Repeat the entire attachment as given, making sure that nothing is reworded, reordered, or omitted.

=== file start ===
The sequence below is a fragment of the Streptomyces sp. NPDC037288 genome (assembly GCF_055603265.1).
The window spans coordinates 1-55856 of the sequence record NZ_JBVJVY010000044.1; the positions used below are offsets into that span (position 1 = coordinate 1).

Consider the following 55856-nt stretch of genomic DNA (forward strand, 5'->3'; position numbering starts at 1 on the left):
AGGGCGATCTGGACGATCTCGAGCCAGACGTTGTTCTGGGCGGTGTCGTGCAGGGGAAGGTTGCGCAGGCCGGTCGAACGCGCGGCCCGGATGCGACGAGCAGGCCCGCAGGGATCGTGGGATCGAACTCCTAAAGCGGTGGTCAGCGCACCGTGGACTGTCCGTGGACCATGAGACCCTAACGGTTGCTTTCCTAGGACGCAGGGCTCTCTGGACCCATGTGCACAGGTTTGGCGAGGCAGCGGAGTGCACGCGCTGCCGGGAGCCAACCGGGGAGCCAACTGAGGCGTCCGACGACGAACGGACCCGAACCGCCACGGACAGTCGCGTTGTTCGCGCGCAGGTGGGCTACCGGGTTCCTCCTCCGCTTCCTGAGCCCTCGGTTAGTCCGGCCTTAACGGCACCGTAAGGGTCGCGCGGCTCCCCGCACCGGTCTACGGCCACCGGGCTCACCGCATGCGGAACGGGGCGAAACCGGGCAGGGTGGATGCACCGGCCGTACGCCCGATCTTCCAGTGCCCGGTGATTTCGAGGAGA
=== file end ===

The sequence below is a fragment of the Streptomyces sp. NPDC037288 genome (assembly GCF_055603265.1).
The window spans coordinates 1-55856 of the sequence record NZ_JBVJVY010000044.1; the positions used below are offsets into that span (position 1 = coordinate 1).

Consider the following 55856-nt stretch of genomic DNA (forward strand, 5'->3'; position numbering starts at 1 on the left):
AGGGCGATCTGGACGATCTCGAGCCAGACGTTGTTCTGGGCGGTGTCGTGCAGGGGAAGGTTGCGCAGGCCGGTCGAACGCGCGGCCCGGATGCGACGAGCAGGCCCGCAGGGATCGTGGGATCGAACTCCTAAAGCGGTGGTCAGCGCACCGTGGACTGTCCGTGGACCATGAGACCCTAACGGTTGCTTTCCTAGGACGCAGGGCTCTCTGGACCCATGTGCACAGGTTTGGCGAGGCAGCGGAGTGCACGCGCTGCCGGGAGCCAACCGGGGAGCCAACTGAGGCGTCCGACGACGAACGGACCCGAACCGCCACGGACAGTCGCGTTGTTCGCGCGCAGGTGGGCTACCGGGTTCCTCCTCCGCTTCCTGAGCCCTCGGTTAGTCCGGCCTTAACGGCACCGTAAGGGTCGCGCGGCTCCCCGCACCGGTCTACGGCCACCGGGCTCACCGCATGCGGAACGGGGCGAAACCGGGCAGGGTGGATGCACCGGCCGTACGCCCGATCTTCCAGTGCCCGGTGATTTCGAGGAGA